Enter that mysterious ingredient, spinach. After swallowing the contents of the can, Popeye builds a new house in a second. But even spinach isn’t sacred: even this house falls apart! So, the cartoon ends with Popeye promising to try again.

‘The House Builder Upper’ is one of those pleasant Popeye cartoons in which the Bluto-Popeye-Olive love triangle has no part at all. It’s a great gag-orientated cartoon, and the gags come in plenty, with the bizarre finale as a highlight within the complete series.

Watch ‘The House Builder Upper’ yourself and tell me what you think:

‘The House Builder Upper’ is available on the French DVD Box Set ‘Popeye the Sailor 1933-1938’

Director: Dave Fleischer
Release Date: February 18, 1938
Stars: Popeye, Olive Oyl, Bluto
Rating: ★★★★
Review:

Learn Polikeness © Max FleischerOlive takes Popeye to Prof. Bluteau’s school of etiquette.

The opening scene shows Prof.’s Bluteau’s large office, with help of Fleischer’s 3d tabletop background. Bluteau of course is Bluto and in this scene he’s already established as a fraud. Indeed, he hardly behaves gentleman-like when Olive and Popeye enter. True, he does know more manners than Popeye, but he clearly fancies Olive, and when trying to kiss her, he almost strangles her.

So, Popeye doesn’t have to win Olive back, he really has to rescue her from the brute. Interestingly, this time the spinach gives Popeye some manners besides strength, and there’s some great animation on Popeye clobbering Bluto in deft poses, on the tune of ‘Stars and Stripes Forever’.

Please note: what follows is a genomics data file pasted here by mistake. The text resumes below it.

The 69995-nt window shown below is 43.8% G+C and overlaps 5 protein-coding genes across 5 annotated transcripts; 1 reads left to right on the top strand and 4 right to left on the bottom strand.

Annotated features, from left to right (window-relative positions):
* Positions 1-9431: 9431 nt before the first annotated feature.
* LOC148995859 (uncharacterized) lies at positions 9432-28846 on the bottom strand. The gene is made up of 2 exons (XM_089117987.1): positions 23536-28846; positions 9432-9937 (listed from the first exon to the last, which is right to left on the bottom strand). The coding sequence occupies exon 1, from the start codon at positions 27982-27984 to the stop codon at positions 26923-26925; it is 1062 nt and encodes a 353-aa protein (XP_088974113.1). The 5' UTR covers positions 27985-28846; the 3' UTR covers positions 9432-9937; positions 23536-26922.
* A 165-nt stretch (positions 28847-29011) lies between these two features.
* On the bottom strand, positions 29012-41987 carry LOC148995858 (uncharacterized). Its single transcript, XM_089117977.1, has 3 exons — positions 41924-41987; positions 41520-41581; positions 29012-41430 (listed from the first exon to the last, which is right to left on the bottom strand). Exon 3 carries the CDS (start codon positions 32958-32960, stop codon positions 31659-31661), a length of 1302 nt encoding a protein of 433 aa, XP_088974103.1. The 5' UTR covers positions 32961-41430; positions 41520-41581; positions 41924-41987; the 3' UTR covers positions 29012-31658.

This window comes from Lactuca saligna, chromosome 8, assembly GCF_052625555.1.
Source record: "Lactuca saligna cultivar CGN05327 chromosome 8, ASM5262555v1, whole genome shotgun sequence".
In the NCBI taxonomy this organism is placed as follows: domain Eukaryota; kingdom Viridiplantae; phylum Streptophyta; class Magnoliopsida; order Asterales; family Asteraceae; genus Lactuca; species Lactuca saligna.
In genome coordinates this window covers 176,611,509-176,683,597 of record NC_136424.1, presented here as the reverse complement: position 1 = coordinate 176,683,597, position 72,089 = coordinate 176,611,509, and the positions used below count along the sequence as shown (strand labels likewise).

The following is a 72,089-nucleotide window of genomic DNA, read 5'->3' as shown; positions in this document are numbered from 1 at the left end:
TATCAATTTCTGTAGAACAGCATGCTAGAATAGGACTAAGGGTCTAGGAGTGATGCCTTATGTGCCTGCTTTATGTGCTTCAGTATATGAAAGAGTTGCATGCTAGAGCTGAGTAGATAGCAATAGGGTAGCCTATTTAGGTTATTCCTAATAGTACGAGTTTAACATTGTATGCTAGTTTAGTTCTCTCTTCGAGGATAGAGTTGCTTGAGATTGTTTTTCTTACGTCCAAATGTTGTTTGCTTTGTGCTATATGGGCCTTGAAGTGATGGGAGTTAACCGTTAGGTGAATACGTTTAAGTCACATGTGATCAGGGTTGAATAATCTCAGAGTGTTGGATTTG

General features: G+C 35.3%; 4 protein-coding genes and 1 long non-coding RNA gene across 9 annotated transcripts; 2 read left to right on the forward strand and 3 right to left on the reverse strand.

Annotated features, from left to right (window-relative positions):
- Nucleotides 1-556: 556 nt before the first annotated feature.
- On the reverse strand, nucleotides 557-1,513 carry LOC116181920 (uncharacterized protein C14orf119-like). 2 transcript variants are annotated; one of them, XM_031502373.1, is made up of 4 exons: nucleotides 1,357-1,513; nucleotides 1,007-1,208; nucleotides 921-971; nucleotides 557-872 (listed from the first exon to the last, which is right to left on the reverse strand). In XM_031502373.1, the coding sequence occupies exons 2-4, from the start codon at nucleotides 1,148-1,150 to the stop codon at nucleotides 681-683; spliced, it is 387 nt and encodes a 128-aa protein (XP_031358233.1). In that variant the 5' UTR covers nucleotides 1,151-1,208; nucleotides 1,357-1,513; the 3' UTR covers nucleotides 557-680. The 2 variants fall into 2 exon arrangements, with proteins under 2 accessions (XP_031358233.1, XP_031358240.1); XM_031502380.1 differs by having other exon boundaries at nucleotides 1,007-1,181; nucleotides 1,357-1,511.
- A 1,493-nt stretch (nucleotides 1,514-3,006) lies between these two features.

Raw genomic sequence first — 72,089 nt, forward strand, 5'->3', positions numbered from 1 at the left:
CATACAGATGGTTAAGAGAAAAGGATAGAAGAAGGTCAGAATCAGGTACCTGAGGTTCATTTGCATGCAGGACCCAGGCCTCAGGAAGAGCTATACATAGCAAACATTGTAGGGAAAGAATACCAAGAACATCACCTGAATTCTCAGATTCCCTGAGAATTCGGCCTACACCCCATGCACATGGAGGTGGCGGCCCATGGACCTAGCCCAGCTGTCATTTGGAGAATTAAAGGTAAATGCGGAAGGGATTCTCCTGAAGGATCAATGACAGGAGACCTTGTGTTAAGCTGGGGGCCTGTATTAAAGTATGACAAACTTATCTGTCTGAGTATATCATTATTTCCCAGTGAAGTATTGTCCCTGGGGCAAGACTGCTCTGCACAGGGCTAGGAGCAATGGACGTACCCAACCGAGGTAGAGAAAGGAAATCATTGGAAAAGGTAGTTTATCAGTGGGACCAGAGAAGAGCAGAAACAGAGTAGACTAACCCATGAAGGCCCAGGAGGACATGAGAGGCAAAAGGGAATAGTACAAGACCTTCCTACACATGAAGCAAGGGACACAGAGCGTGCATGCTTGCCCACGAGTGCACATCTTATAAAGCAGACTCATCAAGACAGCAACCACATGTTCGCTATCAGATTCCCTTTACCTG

Bluto’s design is somewhat off in this cartoon – the studio clearly experimented with new eyes on the character, which are not really steady yet. Maybe the studio grew a little tired of the character, for Bluto wasn’t seen again in the rest of 1938, only to return in ‘Customers Wanted’ (1939) [see Bobb Edwards’s comment below ‘Big Chief Ugh-Amugh-Ugh’ for a more plausible reason]. Indeed, in the mean time the studio proved it could come up with wonderful cartoons without him.

Watch ‘Learn Polikeness’ yourself and tell me what you think:

‘Learn Polikeness’ is available on the French DVD Box Set ‘Popeye the Sailor 1933-1938’

Director: Dave Fleischer
Release Date: January 21, 1938
Stars: Popeye, Olive Oyl, Bluto, Wimpy
Rating: ★★★★½
Review:

Let's Celebrake © Max FleischerIt’s New Year’s Eve, and Popeye and Bluto ride a sleigh to Olive’s house to take her to a New Year’s party at the Happy Hour Club.

However, Popeye hates to see Olive’s granny sitting alone at Olive’s home at New Year’s Eve, and takes her with them. At the club Bluto dances with Olive, while Popeye dances with grandma. When Wimpy, dressed like Santa, announces a dancing contest, Popeye has to enter with the deaf old lady. But with the help of some spinach, the duo clears the floor, literally, in a very long and enjoyable dance scene on some nice swing music, which features an excerpt from ‘Happy Days Are Here Again’.

‘Let’s Celebrake’ is very joyous cartoon, in tune with the New Year’s spirit, and it’s one of those rarer Popeye cartoons in which there’s no conflict between Bluto and Popeye, at all. Even more interesting, Popeye doesn’t eat the spinach himself here, leaving that to grandma.

Watch ‘Let’s Celebrake’ yourself and tell me what you think:

‘Let’s Celebrake’ is available on the French DVD Box Set ‘Popeye the Sailor 1933-1938’

Director: Bob Clampett
Release Date: June 25, 1938
Stars: Porky Pig
Rating: ★★★★
Review:

Porky's Party © Warner Bros.By 1938, the Warner Bros. Studio really started to hit its stride. ‘Porky’s Party’ is a good example of the studio’s new, confident and unique style, which owed virtually nothing to the Disney convention.

In ‘Porky’s Party’, Porky celebrates his own birthday. His party is hindered by a silk worm he gets as a present from uncle Phineas Pig. When one exclaims ‘sew’, the worm immediately starts sewing clothes out of nowhere, including a bra. It may be clear that once Porky says ‘So!’, the worm does the same thing. Another problem is Porky’s dog, who gets drunk on his hair tonic, and who’s mistaken of being mad. Porky’s guests aren’t helping either: one is a penguin who eats all his food, the other a particularly loony duck goose.